When a spouse up and leaves, it can be the most traumatizing moment of a person’s life, and not just the spouse being served with the divorce papers, either. The kids suffer too. Since a divorce can upend the lives of more than just the adults, it’s important to have a parenting agreement as relates to child custody in place that serves to protect the kids and their well-being.
For most parents, and especially a parent that’s been slapped in the face with a divorce that they never saw coming, they don’t even know where to begin when it comes to child custody or setting up a child custody arrangement. They may have heard this term “child custody” countless times before, but faced with it on such an intimate level now, it may sound particularly cold, emotionless and harsh. No parent probably ever expects they’d have to use the term in regard to their own kids. As harsh as it may sound, the reality is it must be dealt with—and the sooner the better.
Different Types of Custody
For starters, it must be understood that there are multiple types of child custody. The term “child custody” in and of itself is a very general term, but there are specific aspects of it that need to be understood. Having even a passing knowledge will help parents get a sense of what they’re in store for regarding the legalities of who possesses the custodial rights to take care of a child after a divorce. Of course, child custody is involved for reasons other than divorce, such as separation or parental death, but for purposes of this blog post, the focus is on its role in a divorce. Moreover, while there are different types of child custody, the core types will be addressed only.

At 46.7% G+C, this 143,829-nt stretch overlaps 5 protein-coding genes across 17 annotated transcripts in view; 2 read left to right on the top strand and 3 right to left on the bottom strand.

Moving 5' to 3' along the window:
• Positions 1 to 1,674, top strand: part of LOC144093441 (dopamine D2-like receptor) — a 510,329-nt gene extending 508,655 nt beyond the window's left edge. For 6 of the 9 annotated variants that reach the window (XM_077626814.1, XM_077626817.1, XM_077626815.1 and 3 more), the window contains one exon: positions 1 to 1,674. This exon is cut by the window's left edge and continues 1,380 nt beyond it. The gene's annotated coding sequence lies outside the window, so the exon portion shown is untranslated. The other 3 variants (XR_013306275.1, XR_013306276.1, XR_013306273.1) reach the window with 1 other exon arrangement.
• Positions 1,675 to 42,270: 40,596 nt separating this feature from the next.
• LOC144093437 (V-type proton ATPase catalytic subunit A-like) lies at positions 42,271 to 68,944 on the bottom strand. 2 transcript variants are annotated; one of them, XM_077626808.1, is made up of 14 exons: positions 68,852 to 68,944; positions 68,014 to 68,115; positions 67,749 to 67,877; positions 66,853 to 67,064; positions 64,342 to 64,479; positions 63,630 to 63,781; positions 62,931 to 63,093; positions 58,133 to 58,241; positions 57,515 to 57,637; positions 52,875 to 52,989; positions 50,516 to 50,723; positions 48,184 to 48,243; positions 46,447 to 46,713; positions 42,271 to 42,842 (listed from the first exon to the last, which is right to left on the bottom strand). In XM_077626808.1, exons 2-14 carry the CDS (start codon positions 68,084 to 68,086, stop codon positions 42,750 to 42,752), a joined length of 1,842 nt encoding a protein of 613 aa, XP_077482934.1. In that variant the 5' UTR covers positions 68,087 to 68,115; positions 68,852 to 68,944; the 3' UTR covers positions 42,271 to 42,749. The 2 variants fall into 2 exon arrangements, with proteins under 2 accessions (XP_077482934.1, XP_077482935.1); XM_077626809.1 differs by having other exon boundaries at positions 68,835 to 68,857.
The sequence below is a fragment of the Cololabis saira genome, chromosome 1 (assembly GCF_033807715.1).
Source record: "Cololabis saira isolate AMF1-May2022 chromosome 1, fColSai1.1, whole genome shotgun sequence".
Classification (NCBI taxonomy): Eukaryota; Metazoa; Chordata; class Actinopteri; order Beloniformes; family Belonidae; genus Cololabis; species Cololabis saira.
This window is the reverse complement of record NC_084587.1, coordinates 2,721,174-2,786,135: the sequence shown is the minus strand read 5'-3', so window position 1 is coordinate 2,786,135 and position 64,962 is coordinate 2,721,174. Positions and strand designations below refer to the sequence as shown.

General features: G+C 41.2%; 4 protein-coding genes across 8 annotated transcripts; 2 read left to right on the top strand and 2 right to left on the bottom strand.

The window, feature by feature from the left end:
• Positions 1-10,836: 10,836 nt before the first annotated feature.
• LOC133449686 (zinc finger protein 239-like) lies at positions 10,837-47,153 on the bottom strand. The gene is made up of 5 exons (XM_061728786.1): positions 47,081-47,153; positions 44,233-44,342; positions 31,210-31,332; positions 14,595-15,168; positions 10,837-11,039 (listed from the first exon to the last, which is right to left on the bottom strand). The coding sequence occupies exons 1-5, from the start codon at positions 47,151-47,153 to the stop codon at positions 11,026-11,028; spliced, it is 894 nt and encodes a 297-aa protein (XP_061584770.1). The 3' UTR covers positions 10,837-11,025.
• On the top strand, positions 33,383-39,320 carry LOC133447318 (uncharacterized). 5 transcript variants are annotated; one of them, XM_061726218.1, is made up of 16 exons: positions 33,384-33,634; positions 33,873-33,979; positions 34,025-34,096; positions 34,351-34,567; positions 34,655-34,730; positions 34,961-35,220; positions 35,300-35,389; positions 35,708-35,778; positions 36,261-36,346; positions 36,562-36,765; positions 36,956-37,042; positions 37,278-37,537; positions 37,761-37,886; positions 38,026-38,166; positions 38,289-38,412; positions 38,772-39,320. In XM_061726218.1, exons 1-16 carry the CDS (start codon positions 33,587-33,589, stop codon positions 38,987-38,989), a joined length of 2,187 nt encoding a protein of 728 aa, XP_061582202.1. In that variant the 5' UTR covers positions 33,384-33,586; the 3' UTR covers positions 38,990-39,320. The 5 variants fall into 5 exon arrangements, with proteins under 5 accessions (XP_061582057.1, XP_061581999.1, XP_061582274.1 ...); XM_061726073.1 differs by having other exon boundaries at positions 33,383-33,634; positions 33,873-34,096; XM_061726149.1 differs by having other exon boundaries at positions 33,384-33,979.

The parent who the court awards legal custody of a child to possesses the right and obligation to make a lot of significant decisions in the child’s behalf. As the one with sole legal custody, this parent is the one who decides matters such as which religion the child will follow, they decide on which schools the child will attend and they make decisions regarding the best health care for the child. It’s important to note that it is both a right and an obligation, because if the obligation part isn’t dutifully fulfilled, then the other parent can seek the court’s intervention to reconsider the custodial decision. While generally one parent will receive legal custody, it’s also typical for both parents to share legal custody; so although the singular “parent” is herein used, it doesn’t rule out the possibility of both parents having joint legal custody and should be read as such.
The parent who receives physical custody must provide a suitable home for the child, which is why they’re also called the “residential parent.” They will provide the main place of residence for the child. The court typically gives this type of custody to only one of the parents and thus, in that case, it’s logically referred to as sole physical custody versus joint physical custody, in which both parents receive physical custody. Only one parent commonly receives physical custody, because if the parents live quite a distance apart from each other, then the court doesn’t want the child having to go through the stress of traveling back and forth.
Physical custody also encompasses how much time each parent gets to spend with the child. Exact days, hours and lengths of time are worked out and approved by the court.
Sole Custody vs. Joint Custody
The court can give a parent sole legal custody or sole physical custody or both. Sole custody—keep in mind, this is in the general sense, and not just specifically either legal or physical—means that parent alone can assume both physical and legal custody of the child. A joint custody arrangement could be created that would allow for both parents to share both legal and physical custody.
It would be great if both parents could come to a mutual agreement regarding child custody, but unfortunately that’s usually not the case. Each parent will generally insist they can provide better for the child and present their reasons why. For these reasons, each parent should hire a lawyer who specializes in cases like these to help them understand how to best represent themselves before the judge and receive the custody they are seeking and a favorable parenting plan.